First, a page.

Get Started on Mac Os - XPLProject



Mac OS users can use xPL4Java out of the box on their machines, as Java is already installed. Other alternatives are xPL Perl and Python.

Getting xPL Perl Running


You can download xPL Perl from its trac site. Download the tar.gz file. You can also download a PDF documentation about the scripts and the libraries.

As you are in the download phase, take the opportunity to fetch the Device Configuration Manager (DCM) from the xPL4Java site.


You will need the Apple xCode tools to run the make command. Install them from the Mac OS X install CD.

On the desktop, create the folder xPL and move your downloads into that folder.

Start the Terminal and

cd ~/Desktop/xPL/
tar -xvf xPL-Perl-*.tar.gz
cd xPL-Perl-*
perl Makefile.PL

At this point you might see warnings telling that one or more Perl modules are missing. Install them using the standard CPAN method.

For example, if you have the message:

Warning: prerequisite Date::Parse 0 not found.

You should run:

sudo perl -MCPAN -e 'install Date::Parse'

Once you have no more warning, continue the xPL-Perl installation:

make test
sudo make install
tar -xvf DCM.tgz

With this, you have the Perl scripts located in /usr/local/bin/xpl-* or in in /usr/bin/xpl-*, and the Device Configuration Manager in ~/Desktop/xPL/Desktop/DCM/DCM.jar. You might want to move this last one to some more convenient place such as /Applications.

If you plan to use xpl-dawndusk which sends dawn and dusk xpl-trig messages, you will have to install the Perl DateTime::Event::Sunrise module:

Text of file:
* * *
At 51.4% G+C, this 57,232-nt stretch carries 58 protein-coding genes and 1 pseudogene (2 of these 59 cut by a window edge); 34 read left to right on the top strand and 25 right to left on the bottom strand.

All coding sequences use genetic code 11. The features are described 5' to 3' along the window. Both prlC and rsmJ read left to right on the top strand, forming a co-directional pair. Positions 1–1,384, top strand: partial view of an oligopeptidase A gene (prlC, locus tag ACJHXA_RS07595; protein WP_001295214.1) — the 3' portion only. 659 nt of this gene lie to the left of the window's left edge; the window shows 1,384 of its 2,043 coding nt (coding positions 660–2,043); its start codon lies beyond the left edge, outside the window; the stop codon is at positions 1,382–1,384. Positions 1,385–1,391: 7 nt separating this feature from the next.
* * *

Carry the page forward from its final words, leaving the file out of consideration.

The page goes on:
sudo perl -MCPAN -e 'install DateTime::Event::Sunrise'


Let's test the current scripts.

The very first thing we need in an xPL system is a hub. There should be a single one in you local network, so turn any other one off. Launch it in the Terminal:

xpl-hub -v

The -v (verbose) option will show you any discovered or removed xPL client.

Open a second Terminal window and

xpl-logger -v

As you can imagine, the logger will display all the xPL messages forwarded by the hub.

Open a third Terminal window and

xpl-clock -v --tick_interval 5

The xpl-logger should show the clock tick messages every 5 seconds, and other ones such as its own heart beats.

The xpl-hub should show the xPL applications: bnz-listener and bnz-clock. If you quit these, xpl-hub will reflect the changes after some time.

Start DCM.jar and check if you see the bnz>listener and bnz>clock clients. You can also have a look at the log tab.

Start xPL at boot

Mac OS X defines 2 ways of launching daemons:

  • with Mac OS X v10.3 and earlier, you must use startup items
  • from Mac OS X v10.4, the preferred method is to use launchd daemons

Why not use the most recent technique? Having the necessary privileges, create the Launchd Property List File /Library/LaunchDaemons/xPL.plist with the following contents:

<?xml version="1.0" encoding="UTF-8"?>
<!DOCTYPE plist PUBLIC "-//Apple//DTD PLIST 1.0//EN" "">
<plist version="1.0">

Here the username has been given as control. I have created this user with limited privileges. Replace the name with any other existing user's.

Reboot the Mac and check if xpl-hub is running:

 ps ax | grep hub | grep -v grep

or, as root:

 launchctl list | grep xPL

Restart the daemon with:

 launchctl stop xPL

Stop the daemon with:

 launchctl remove xPL

Start the daemon with:

 launchctl load /Library/LaunchDaemons/xPL.plist
This page was last modified on 13 March 2010, at 10:37. This page has been accessed 15,063 times.